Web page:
Who knew that bike lanes could be so controversial?
The proposal to revamp Madison Avenue in Midtown to accommodate bike lanes has had its nasty moments. A viewpoint column in the Flyer last week by Eric Vernon of the Bar-B-Q Shop prompted some angry comments and renewed threats to boycott businesses on Madison that are seen as bike-unfriendly.
After a series of public meetings where alternatives were presented, the Madison Avenue project is in the hands of Mayor A C Wharton and bike coordinator Kyle Wagenschutz, who was unavailable for comment Tuesday. It's not the war in Afghanistan or the debt limit or entitlement programs or even Southeastern Conference football, but it sure has some people wound up. Can this adversarial relationship be resolved?
I asked Memphians with inside experience in other controversial transportation projects ranging from interstate highways to pedestrian paths to bike paths.
The granddaddy of Memphis road wars was the battle over running Interstate 40 through Midtown and Overton Park, which spanned 25 years and reached the U.S. Supreme Court in 1971. Attorney Charles Newman helped save the park and is now working on the Harahan Bridge Project bike trail over the Mississippi River.
"On the expressway, the city business leaders, government, and the major newspaper all got locked into a position and became too confident that they would prevail," Newman said. "If they had done an honest study of alternative routes, it would have been hard for us to be successful."
He thinks the Madison Avenue flap reflects "a sort of irrational predisposition" in favor of car traffic.
"I'm not in the restaurant business, but I think Madison is sort of neglected and bike lanes will be beneficial in tangible and intangible ways," Newman said. "I suspect the opponents are underestimating the benefits and exaggerating the potential hazards. I think it will have minimal impact on cars and their ability to get to those businesses."
Greg Maxted is executive director for the Harahan Bridge Project, which aims to connect the bridge with North Parkway, Broad Avenue, and the Shelby Farms Greenline.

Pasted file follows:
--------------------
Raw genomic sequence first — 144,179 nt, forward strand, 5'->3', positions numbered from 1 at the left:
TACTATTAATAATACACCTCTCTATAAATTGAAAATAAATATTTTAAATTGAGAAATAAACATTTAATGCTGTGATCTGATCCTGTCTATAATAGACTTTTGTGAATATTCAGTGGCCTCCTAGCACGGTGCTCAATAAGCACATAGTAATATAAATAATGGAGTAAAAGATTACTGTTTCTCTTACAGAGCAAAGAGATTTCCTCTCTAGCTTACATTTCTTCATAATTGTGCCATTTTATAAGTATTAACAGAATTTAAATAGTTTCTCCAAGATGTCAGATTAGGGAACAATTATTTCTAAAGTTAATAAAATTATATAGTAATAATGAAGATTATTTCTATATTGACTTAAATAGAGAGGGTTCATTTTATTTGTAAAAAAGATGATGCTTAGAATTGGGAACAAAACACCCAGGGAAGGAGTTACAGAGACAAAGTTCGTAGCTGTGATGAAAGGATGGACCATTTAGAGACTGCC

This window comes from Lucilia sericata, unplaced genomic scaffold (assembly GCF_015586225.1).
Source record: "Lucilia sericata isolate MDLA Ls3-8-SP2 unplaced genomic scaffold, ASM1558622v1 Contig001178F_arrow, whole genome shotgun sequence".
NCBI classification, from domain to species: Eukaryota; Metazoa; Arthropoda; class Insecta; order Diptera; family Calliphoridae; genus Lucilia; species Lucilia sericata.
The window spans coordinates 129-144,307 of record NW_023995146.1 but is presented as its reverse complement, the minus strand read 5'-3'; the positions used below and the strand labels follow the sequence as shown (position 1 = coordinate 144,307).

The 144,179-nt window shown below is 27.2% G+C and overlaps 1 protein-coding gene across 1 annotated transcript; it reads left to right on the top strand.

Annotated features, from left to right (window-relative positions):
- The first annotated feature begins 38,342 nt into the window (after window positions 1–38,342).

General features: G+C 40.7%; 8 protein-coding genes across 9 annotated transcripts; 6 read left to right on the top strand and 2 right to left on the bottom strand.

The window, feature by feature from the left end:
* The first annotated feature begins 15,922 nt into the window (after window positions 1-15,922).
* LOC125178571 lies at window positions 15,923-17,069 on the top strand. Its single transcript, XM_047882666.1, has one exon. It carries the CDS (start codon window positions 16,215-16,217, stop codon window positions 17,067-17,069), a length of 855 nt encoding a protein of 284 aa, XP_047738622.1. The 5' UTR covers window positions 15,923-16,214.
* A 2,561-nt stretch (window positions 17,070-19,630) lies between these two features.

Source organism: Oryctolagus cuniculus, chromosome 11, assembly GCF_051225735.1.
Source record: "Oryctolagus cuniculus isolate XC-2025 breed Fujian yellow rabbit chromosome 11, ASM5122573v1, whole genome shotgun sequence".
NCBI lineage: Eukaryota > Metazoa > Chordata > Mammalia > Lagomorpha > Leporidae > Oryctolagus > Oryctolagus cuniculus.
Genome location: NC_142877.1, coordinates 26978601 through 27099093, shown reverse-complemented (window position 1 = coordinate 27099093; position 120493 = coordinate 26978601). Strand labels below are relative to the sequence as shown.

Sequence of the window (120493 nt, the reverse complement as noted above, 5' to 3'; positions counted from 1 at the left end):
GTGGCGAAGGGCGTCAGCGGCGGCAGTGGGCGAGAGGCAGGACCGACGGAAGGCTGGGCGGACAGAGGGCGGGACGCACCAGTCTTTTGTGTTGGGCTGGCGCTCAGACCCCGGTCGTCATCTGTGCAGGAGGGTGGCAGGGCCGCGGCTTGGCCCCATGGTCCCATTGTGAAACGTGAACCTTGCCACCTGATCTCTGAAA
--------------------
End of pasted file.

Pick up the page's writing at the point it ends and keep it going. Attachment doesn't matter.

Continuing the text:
"On the Greenline, there was opposition at the first meetings," Maxted said. "People were afraid it would bring crime to their neighborhoods, but as the project moved forward, those people got less outspoken. The leaders spoke to each of them individually. I don't see the criticism any more."
He has not been involved with the Madison Avenue project.
"Both sides seem pretty entrenched, and I don't know if there is a way to get them to agree," he said. "The city might want to find a bike road where there is no opposition."
He said there has been less opposition at public meetings to bike lanes on North Parkway, which he sees as a vital link.
"We need citywide connectivity," Maxted said.
Twenty years ago, the proposed bluffwalk on the South Bluffs was opposed by some property owners and developer Henry Turley. Ritchie Smith Associates came up with a design that cut the sidewalk into the bluff, buffered it with shrubbery, and diverted part of it into the South Bluffs neighborhood.
"There were some really heated meetings at the time," said Lissa Thompson, landscape architect at the firm. "We learned never to have a public meeting at a place that serves alcohol."
One rejected compromise would have diverted part of the bluffwalk eastward, with no view of the river.
"People were apprehensive," Thompson said. "It was a whole different time in our history. At the time, Memphis didn't have any of those kind of amenities. After it was completed, some of the same people came forward to say what a great asset it was. Over time it got to be an attraction that raised the appeal and value of those properties."
Thompson said "there is probably a solution" to the bike lanes that will resolve the issues of route and design. Like the Greenline, the idea is somewhat novel here but "we are a bit behind the curve."
"When people work together you can usually work those things out," she said. "Reality is much different than what some people fear."